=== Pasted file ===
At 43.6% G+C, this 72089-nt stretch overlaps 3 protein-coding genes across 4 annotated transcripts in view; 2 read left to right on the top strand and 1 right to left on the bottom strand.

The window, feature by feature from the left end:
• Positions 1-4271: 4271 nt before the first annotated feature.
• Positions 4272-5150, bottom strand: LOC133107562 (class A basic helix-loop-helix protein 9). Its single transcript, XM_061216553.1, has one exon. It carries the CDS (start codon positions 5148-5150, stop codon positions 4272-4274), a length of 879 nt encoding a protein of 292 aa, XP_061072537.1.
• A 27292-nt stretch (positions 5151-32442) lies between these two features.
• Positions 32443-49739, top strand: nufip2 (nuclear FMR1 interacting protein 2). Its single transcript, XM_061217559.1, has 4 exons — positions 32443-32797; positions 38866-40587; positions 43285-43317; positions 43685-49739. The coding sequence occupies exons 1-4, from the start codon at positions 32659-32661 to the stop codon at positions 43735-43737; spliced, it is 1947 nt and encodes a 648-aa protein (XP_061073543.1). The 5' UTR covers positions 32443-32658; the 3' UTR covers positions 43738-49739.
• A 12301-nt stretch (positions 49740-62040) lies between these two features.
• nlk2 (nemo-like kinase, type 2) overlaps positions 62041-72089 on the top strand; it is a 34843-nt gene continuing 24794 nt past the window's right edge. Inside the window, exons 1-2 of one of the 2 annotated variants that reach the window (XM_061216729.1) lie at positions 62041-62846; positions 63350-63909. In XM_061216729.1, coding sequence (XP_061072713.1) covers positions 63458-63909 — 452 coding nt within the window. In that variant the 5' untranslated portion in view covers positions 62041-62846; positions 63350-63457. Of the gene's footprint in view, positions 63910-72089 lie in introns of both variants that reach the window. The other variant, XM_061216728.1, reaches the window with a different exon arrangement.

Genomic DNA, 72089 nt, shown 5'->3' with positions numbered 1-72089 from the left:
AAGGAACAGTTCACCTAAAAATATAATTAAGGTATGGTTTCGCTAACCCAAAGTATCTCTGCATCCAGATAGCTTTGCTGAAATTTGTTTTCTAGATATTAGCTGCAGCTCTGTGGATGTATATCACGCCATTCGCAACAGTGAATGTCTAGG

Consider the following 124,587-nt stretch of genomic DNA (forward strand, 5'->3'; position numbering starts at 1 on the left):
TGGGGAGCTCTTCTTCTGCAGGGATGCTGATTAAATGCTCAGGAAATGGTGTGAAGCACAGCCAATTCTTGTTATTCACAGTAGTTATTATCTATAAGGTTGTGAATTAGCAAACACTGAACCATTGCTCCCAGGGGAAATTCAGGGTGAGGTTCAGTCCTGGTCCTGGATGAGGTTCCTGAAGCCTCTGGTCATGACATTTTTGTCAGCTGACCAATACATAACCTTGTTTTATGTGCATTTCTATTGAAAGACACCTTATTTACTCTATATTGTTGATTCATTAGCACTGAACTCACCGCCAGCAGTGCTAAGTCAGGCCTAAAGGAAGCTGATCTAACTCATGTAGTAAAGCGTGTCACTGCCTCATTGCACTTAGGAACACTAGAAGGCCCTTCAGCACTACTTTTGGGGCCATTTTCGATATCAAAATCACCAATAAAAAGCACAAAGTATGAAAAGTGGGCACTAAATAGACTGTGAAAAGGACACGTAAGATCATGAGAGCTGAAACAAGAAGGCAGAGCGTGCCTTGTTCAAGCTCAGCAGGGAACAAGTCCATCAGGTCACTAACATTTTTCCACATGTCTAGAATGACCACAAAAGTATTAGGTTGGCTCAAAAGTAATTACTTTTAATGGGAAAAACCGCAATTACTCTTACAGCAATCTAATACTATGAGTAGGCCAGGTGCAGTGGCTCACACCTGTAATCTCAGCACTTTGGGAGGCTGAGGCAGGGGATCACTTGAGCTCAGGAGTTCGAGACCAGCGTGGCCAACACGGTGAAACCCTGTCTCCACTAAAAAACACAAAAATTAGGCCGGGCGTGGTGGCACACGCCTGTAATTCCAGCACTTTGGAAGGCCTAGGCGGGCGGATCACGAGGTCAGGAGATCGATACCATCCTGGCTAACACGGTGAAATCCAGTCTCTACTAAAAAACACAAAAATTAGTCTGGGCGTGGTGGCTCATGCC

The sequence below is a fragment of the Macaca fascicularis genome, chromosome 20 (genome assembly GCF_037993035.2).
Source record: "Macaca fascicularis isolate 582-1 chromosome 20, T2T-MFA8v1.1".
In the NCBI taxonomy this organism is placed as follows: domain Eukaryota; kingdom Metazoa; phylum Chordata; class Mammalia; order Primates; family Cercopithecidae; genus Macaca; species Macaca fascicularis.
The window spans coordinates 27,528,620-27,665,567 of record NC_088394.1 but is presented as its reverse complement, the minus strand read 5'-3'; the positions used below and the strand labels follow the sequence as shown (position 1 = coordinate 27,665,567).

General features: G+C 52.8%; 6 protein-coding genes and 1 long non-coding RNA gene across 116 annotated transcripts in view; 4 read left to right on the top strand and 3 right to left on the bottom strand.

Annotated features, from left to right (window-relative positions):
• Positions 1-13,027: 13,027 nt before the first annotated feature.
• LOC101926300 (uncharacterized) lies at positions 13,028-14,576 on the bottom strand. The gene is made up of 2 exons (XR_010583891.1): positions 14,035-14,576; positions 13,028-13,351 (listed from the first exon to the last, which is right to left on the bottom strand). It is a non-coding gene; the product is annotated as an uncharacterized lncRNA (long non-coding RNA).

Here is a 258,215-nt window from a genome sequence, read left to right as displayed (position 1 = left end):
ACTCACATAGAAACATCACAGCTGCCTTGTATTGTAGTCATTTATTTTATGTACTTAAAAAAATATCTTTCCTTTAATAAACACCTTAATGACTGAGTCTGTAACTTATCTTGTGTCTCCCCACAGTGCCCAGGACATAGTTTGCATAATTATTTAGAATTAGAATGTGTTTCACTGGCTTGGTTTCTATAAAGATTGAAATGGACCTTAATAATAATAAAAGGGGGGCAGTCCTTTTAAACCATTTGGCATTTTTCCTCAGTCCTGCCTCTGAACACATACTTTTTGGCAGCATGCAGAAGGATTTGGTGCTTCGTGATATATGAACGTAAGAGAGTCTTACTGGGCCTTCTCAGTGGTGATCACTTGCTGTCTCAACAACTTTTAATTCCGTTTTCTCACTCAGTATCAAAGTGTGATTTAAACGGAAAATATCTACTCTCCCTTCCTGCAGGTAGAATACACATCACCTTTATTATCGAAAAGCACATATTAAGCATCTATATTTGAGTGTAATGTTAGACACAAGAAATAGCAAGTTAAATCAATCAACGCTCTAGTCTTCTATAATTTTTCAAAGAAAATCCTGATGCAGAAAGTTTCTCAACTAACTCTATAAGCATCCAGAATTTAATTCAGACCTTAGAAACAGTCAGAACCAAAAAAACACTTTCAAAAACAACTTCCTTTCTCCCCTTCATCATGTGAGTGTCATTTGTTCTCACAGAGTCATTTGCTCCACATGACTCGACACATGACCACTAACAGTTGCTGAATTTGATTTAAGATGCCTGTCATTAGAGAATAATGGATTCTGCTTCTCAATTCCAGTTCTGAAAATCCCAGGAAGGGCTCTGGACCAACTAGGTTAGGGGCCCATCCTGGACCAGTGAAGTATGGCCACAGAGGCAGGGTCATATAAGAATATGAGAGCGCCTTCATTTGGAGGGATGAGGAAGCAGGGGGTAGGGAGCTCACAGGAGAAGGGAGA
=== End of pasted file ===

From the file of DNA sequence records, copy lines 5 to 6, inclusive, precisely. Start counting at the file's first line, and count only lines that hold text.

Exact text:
• A 27292-nt stretch (positions 5151-32442) lies between these two features.
• Positions 32443-49739, top strand: nufip2 (nuclear FMR1 interacting protein 2). Its single transcript, XM_061217559.1, has 4 exons — positions 32443-32797; positions 38866-40587; positions 43285-43317; positions 43685-49739. The coding sequence occupies exons 1-4, from the start codon at positions 32659-32661 to the stop codon at positions 43735-43737; spliced, it is 1947 nt and encodes a 648-aa protein (XP_061073543.1). The 5' UTR covers positions 32443-32658; the 3' UTR covers positions 43738-49739.